Lenten disciplines: Seeing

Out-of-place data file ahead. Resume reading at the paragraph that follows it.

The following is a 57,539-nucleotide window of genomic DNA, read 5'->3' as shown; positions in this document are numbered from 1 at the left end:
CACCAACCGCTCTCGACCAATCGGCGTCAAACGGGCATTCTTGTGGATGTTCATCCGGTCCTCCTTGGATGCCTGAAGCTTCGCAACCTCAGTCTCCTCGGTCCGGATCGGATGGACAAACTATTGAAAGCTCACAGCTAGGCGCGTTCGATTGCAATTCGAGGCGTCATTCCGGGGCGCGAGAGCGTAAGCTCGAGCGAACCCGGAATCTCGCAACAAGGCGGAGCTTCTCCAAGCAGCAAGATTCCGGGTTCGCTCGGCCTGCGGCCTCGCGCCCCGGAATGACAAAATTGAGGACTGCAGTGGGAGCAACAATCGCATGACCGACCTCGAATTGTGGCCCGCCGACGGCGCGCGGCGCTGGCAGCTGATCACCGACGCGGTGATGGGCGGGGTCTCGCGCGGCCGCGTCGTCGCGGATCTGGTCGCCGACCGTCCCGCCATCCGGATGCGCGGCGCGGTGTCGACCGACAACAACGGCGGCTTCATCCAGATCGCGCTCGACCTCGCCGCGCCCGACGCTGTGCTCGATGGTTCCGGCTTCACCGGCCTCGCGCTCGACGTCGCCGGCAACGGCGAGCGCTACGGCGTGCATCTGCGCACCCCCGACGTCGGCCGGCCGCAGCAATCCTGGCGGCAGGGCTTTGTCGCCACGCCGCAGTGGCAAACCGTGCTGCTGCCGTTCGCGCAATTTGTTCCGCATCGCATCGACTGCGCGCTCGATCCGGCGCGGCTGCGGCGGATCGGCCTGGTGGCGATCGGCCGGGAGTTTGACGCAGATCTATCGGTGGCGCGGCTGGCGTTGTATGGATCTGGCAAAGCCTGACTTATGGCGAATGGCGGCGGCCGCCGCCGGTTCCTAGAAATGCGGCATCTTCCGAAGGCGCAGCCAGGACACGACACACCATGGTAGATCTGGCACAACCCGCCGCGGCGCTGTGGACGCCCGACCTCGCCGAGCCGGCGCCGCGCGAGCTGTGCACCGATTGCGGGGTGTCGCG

Last week in worship we explored what it means to see in new ways.  I believe despite or due to the fact that we are constantly being bombarded with images, limited sight is a major struggle in our country and world.  Marie Antoinette the French empress was rumored to have said “let them eat cake” when she was told that her people were starving.  Yes is certainly sounds callous but if she did say it, perhaps it is understandable, brought up in a world where she only saw abundance and luxury how could she understand or see what it was like for the people who struggled outside her doors without bread to feed their children.  In my own life I remember one of those disagreements of my early marriage where Beth looked me and said, “You think all my stuff is junk and your stuff is priceless treasures”.   Well of course I did, my junk was connected to my memories and my vision, while hers was, in my eyes, was just a bunch of useless clutter.  Over the years as we have grown together and although we still occasionally have the same conversation, more and more of our treasures are the same, the priceless treasures of our shared experience.  We see through shared vision.  In our recent Presidential election I was somewhat amused by the candidate who spoke to a woman who had lost everything in a natural disaster and told her to contact FEMA and they would help her.  Now that same politician’s political position stated we should eliminate FEMA because he felt disasters should be handled by charities and state organizations.  When confronted with the sight of a real person, however, he wanted to have a way to help.  I would like to blame this shortsightedness on a particular party but it is true of all sides, because it much easier to be blind to the other view than to have to confront the limitations of your own. This is also true in the church where sometimes we miss it in a grand way with our “let them eat cake” words and action.  So I am aware that embracing “open eyes” it is not easy path, and that what I see may cause me to struggle with long held blindness.  And open eyes may lead me to new paths and unexpected territory.  So it is somewhat timidly that I pray Lenten season “open my eyes that I may see.”

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